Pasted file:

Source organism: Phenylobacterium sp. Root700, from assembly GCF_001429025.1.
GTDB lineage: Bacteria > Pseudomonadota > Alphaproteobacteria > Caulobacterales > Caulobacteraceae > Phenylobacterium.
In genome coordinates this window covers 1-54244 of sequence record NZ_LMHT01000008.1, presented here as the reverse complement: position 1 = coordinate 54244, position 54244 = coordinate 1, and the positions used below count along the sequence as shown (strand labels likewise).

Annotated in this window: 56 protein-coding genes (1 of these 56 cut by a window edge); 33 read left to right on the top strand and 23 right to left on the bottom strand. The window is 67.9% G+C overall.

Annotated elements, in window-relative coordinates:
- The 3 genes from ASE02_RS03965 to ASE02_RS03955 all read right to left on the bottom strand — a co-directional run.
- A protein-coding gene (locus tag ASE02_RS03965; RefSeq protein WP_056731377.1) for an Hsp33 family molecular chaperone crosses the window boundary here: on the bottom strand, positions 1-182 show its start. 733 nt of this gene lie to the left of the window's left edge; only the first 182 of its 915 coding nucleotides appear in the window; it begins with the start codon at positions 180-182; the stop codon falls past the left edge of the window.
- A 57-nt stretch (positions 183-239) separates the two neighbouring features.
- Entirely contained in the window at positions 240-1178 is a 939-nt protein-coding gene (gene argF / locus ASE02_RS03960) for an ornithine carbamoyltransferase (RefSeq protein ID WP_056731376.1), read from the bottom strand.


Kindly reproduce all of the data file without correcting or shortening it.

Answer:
Source organism: Phenylobacterium sp. Root700, from assembly GCF_001429025.1.
GTDB lineage: Bacteria > Pseudomonadota > Alphaproteobacteria > Caulobacterales > Caulobacteraceae > Phenylobacterium.
In genome coordinates this window covers 1-54244 of sequence record NZ_LMHT01000008.1, presented here as the reverse complement: position 1 = coordinate 54244, position 54244 = coordinate 1, and the positions used below count along the sequence as shown (strand labels likewise).

Annotated in this window: 56 protein-coding genes (1 of these 56 cut by a window edge); 33 read left to right on the top strand and 23 right to left on the bottom strand. The window is 67.9% G+C overall.

Annotated elements, in window-relative coordinates:
- The 3 genes from ASE02_RS03965 to ASE02_RS03955 all read right to left on the bottom strand — a co-directional run.
- A protein-coding gene (locus tag ASE02_RS03965; RefSeq protein WP_056731377.1) for an Hsp33 family molecular chaperone crosses the window boundary here: on the bottom strand, positions 1-182 show its start. 733 nt of this gene lie to the left of the window's left edge; only the first 182 of its 915 coding nucleotides appear in the window; it begins with the start codon at positions 180-182; the stop codon falls past the left edge of the window.
- A 57-nt stretch (positions 183-239) separates the two neighbouring features.
- Entirely contained in the window at positions 240-1178 is a 939-nt protein-coding gene (gene argF / locus ASE02_RS03960) for an ornithine carbamoyltransferase (RefSeq protein ID WP_056731376.1), read from the bottom strand.